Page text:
|HKSAR Government rejects Human Rights Watch Report
In response to a Human Rights Watch report on Hong Kong released today (September 9), a government spokesman said:
"The report by Human Rights Watch paints a distorted picture of the situation in Hong Kong, which remains one of the world's freest societies. This is not just commonly acknowledged in Hong Kong, but also internationally.
"The HKSAR Government will not allow anything to compromise the exercise of these freedoms by our citizens.
"Since reunification, the Central Authorities have unswervingly upheld their commitment by letting Hong Kong people run Hong Kong with a high degree of autonomy in accordance with the Basic Law.
"The doubts raised in the report about the commitment of the Central Authorities to implement 'One Country, Two Systems' are groundless and uncalled for.
"In Hong Kong, our freedoms of speech, of the press, of assembly, of demonstration and in many other areas are constitutionally protected by the Basic Law and supported by the rule of law upheld by an independent judiciary.
"Anyone who visits Hong Kong will be able to see for themselves that we exercise these freedoms on a daily basis.
"Any suspected unlawful activities that threaten our freedoms will be pursued by our law enforcement agencies vigorously.
"Our police officers are sparing no efforts to investigate criminal intimidation cases involving the radio programme hosts. Other cases concerning vandalism are also being pursued actively.
"Indeed, court proceedings have been initiated against a number of suspects arrested in connection with one of the cases.
"Hong Kong has always been and remains a peaceful and safe city, with a lower crime rate than most places, including the US.
"Shortly after the resignation of the radio programme hosts, the Central Authorities have re-affirmed to the Chief Executive (CE) their staunch commitments to upholding 'One Country, Two Systems' and that they would not do anything to undermine this and the interests of Hong Kong.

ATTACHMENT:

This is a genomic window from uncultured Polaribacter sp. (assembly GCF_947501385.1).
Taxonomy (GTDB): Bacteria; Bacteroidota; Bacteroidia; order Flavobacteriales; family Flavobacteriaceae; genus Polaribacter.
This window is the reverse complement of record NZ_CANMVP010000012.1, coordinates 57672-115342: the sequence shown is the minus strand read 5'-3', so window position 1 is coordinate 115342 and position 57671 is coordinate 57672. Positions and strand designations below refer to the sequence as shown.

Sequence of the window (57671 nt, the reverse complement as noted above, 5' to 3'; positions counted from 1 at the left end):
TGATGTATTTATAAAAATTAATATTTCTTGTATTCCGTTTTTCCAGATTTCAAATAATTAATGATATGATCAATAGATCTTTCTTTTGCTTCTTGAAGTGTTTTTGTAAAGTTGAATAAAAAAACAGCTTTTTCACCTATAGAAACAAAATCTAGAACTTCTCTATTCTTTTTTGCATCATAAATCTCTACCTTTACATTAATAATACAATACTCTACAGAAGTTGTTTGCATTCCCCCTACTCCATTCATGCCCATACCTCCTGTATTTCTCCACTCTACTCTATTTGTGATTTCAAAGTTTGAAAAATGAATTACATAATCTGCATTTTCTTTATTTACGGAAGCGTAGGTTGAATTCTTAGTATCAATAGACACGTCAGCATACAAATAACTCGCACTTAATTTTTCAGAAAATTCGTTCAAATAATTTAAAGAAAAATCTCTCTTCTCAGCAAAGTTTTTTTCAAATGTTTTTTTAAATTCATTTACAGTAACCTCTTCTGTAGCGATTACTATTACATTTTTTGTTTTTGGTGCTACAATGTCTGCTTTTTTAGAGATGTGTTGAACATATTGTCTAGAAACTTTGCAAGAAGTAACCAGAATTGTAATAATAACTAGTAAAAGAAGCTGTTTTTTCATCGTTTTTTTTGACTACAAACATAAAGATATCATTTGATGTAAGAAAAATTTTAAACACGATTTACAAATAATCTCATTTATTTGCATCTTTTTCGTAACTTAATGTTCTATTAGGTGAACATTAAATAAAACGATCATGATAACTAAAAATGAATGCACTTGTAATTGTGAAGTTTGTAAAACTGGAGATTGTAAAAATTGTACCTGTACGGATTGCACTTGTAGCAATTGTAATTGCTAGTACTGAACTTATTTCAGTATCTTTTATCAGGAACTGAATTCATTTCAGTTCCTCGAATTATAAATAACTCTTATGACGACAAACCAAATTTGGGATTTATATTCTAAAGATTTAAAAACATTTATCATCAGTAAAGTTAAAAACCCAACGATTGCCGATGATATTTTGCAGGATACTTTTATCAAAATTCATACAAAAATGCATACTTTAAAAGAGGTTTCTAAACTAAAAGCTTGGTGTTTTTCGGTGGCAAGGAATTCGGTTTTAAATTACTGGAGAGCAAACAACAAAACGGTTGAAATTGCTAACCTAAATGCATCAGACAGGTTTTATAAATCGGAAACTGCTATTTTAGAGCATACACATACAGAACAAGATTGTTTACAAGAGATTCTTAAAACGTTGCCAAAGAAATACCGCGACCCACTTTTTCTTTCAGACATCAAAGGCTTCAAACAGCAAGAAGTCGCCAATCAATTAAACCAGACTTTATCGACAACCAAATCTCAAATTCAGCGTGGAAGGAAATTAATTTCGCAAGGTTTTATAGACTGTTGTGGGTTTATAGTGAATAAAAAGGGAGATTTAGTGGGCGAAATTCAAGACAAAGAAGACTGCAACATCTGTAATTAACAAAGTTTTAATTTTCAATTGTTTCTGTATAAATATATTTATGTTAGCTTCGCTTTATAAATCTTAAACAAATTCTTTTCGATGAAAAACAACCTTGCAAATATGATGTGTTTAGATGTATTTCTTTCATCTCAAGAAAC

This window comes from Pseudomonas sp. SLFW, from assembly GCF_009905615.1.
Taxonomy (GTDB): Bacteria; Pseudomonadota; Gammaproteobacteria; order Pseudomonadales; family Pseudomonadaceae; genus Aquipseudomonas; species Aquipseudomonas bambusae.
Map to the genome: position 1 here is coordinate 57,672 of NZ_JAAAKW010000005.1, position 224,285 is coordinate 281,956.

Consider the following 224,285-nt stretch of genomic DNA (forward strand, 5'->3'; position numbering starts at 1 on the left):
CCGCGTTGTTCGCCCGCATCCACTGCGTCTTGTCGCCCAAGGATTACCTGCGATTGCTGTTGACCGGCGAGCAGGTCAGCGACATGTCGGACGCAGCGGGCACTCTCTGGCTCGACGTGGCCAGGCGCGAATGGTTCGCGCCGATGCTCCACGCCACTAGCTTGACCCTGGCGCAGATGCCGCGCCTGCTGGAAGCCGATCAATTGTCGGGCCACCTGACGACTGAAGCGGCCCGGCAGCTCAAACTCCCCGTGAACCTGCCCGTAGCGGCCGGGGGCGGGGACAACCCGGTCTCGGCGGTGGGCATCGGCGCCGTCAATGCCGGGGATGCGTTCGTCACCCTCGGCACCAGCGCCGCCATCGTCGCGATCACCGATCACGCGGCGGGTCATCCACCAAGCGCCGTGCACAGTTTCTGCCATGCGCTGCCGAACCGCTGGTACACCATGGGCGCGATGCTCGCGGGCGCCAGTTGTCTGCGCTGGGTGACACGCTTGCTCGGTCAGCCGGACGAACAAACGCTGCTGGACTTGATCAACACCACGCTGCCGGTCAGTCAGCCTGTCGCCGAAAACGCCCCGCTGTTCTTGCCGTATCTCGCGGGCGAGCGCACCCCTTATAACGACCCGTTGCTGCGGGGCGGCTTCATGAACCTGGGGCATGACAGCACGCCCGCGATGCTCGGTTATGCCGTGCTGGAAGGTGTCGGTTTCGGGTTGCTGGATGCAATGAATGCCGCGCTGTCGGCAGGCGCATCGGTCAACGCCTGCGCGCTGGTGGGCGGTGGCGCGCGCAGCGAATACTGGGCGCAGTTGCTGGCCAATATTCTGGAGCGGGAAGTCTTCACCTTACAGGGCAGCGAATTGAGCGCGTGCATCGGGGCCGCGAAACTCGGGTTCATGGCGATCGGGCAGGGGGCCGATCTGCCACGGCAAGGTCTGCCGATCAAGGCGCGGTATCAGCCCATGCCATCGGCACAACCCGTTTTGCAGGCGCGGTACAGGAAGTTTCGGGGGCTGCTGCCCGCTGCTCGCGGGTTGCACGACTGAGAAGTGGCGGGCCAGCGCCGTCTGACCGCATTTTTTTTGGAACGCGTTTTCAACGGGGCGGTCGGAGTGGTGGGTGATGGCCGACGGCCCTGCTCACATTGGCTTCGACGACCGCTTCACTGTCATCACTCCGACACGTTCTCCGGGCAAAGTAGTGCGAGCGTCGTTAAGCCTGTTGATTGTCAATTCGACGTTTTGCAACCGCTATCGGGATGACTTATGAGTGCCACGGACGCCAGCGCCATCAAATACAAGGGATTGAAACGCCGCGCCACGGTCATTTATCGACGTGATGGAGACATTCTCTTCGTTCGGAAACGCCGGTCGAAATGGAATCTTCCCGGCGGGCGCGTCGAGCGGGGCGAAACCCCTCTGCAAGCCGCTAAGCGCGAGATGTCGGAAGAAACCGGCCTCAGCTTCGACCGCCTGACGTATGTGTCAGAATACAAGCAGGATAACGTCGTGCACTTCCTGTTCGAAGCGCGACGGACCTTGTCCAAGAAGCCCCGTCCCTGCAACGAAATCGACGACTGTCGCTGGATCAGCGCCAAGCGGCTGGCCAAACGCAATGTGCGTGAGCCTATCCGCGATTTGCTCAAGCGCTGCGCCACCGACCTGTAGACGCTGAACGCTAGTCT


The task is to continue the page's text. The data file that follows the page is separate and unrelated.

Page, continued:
"The Central Government also supports the HKSAR Government's efforts to safeguard the freedom of expression and of the press in accordance with the law.
"On elections, we take great pride in our fair, open and honest elections. We will not tolerate any illegal acts that may tarnish our reputation in this respect.
"People who have been following Hong Kong's developments closely will be aware that we have taken active and prompt measures to ensure the integrity of the upcoming Legislative Council (LegCo) election on September 12.
"Secrecy of votes is protected by law. In response to public concern, we have increased the penalties for the offence of taking photographs inside polling stations.
"Any illegal activities which seek to influence the proper conduct of elections will be vigorously pursued.
"The September election represents yet another important milestone as we move forward towards universal suffrage, which is the ultimate aim stipulated in the Basic Law. The Basic Law provides that the methods for electing the CE and the LegCo should move forward in accordance with the principle of gradual and orderly progress and in the light of the actual situation of Hong Kong.
"On Hong Kong's constitutional development, it has never been intended under 'One Country, Two Systems' for the HKSAR, completely on its own, to decide on its political structure.
"By constitutional design, the Central Authorities have the powers and responsibilities to oversee Hong Kong's constitutional development.
"Time and again, our national leaders have expressed support for the development of democracy in Hong Kong and the ultimate aim of universal suffrage. The issue at present is the pace and time for attaining this goal.
"Although universal suffrage will not be introduced in 2007 and 2008 for the election of the Chief Executive and of LegCo, there is scope to further open up the electoral arrangements for those elections.
"The community will continue to play an important role in Hong Kong's constitutional development. The Constitutional Development Task Force chaired by the Chief Secretary for Administration will endeavour to find common ground and build consensus as we take forward our constitutional development process."
Ends/Thursday, September 9, 2004